In the United States, the rights of trust beneficiaries are typically governed by state law. Florida has adopted the Uniform Trust Code (U.T.C.), which governs the administration of trusts in Florida as well as duties and rights of trustees and beneficiaries.
What Duties Do Trustees Have in Florida?
In Florida, U.T.C. §813, imposes various duties on trustees. One specific duty, is for a trustee to inform the beneficiaries of the trust about the administration of that trust. According to §736.0813 of the Florida Statutes, beneficiaries of a trust should be “reasonably informed of the trust and its administration” by the trustee.
Section § 16:8 of the Florida Trust Code describes other duties of a trustee. Some of the core duties of a trustee include:
- Duty to administer the trust in good faith and in the interests of the beneficiaries.
- Duty of impartiality and loyalty.
- Duty to incur only reasonable expenses and to protect the trust property.
- Duty to administer the trust at a place that is appropriate to its purposes and administration. Fla. Stat. Ann. § 736.0108(4).
A trustee also has a duty to promptly respond to a beneficiary’s request for information related to the administration of the trust, under U.T.C. §813. The only exception to this rule is if responding would be “unreasonable under the circumstances”. The trustee has a duty to treat the beneficiaries of the trust equally and to protect their individual interests in the trust.
What Must a Trustee Provide the Beneficiary in Florida?
Upon request from the beneficiary, the trustee has to provide a copy of the trust itself. Additionally, after 60 days of accepting trusteeship, the trustee must notify the beneficiaries of his name, address, and telephone number. A trustee must also notify the qualified beneficiaries of the trust’s existence, the identity of the settlor, and of the right to request copies of the trust instrument and a trustee’s report.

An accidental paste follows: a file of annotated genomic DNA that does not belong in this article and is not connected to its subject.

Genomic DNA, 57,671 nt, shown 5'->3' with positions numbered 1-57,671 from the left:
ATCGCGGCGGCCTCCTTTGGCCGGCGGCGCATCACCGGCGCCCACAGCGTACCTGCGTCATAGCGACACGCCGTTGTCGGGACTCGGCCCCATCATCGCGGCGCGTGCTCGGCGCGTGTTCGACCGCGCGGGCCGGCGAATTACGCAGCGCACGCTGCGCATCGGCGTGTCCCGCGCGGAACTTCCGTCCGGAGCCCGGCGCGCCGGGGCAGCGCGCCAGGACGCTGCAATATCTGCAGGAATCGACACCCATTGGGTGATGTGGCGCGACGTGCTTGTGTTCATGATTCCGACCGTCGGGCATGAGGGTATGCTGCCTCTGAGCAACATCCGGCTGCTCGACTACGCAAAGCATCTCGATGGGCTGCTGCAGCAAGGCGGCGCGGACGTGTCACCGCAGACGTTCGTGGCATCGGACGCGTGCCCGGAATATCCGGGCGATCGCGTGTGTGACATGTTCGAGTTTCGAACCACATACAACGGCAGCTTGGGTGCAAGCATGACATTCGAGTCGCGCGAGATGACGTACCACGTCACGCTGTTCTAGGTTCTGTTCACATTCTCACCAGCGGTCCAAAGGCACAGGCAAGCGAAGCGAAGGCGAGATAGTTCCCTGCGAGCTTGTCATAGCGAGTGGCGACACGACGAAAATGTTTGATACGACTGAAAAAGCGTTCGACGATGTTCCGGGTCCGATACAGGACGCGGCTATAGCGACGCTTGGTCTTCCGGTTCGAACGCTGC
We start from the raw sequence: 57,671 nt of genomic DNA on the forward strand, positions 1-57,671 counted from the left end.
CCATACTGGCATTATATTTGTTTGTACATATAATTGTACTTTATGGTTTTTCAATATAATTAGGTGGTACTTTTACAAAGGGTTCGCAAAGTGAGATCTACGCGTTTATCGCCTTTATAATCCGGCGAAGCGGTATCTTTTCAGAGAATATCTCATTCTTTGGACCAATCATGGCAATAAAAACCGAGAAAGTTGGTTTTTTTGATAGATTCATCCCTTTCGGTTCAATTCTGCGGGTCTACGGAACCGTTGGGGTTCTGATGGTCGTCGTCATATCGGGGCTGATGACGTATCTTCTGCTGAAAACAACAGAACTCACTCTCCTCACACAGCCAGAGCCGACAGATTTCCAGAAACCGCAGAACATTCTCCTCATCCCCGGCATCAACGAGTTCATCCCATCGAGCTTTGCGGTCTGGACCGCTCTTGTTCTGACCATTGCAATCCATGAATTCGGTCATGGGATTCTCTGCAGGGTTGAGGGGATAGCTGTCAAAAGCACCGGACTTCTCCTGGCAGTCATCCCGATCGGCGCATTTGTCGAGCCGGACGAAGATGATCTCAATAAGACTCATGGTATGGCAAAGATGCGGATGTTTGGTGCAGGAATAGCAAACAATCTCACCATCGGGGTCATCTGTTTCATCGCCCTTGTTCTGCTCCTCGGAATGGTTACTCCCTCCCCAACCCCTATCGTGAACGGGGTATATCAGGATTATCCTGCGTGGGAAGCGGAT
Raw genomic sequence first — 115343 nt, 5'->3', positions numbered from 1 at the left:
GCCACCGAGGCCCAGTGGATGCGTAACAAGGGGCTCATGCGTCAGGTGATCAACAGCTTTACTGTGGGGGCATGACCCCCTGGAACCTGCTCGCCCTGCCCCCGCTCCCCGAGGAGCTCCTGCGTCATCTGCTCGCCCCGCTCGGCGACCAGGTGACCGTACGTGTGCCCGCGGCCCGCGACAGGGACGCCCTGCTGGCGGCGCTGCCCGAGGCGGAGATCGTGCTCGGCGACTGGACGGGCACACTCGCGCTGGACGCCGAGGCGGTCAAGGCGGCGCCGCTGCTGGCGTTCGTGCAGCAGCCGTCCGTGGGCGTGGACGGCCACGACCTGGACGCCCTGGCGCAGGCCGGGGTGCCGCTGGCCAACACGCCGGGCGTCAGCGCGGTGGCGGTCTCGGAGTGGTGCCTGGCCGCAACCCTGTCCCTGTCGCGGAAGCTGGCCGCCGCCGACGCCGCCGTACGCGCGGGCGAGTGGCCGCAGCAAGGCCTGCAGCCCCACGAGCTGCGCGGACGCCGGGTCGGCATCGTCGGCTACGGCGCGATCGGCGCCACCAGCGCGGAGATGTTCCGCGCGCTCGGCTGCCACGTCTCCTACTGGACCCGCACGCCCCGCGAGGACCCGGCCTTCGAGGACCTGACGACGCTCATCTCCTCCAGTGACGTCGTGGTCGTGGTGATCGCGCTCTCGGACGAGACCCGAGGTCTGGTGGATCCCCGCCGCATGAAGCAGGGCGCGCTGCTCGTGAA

It is important to note that the settlor (the owner of the trust) can waive the duty of absolute loyalty that the trustee typically would owe to the beneficiary of the trust. However, it is not always the case that the duty of the trustee to act in good faith toward the beneficiary can be waived, even by the settlor.
Can a Beneficiary Sue a Trustee in Florida?
Yes, a beneficiary may petition a court to look into certain actions of the trustee. In such a case, it is important to speak with an experienced Trusts and Estates attorney, as it could be difficult to prove a trustee’s violation of his duties. If the beneficiary does manage to convince the court that the trustee has somehow mismanaged the trust, a court may order the trustee to restore the mismanaged property of the trust, compel the trustee to perform certain trustee duties or remove the trustee form his position of trust.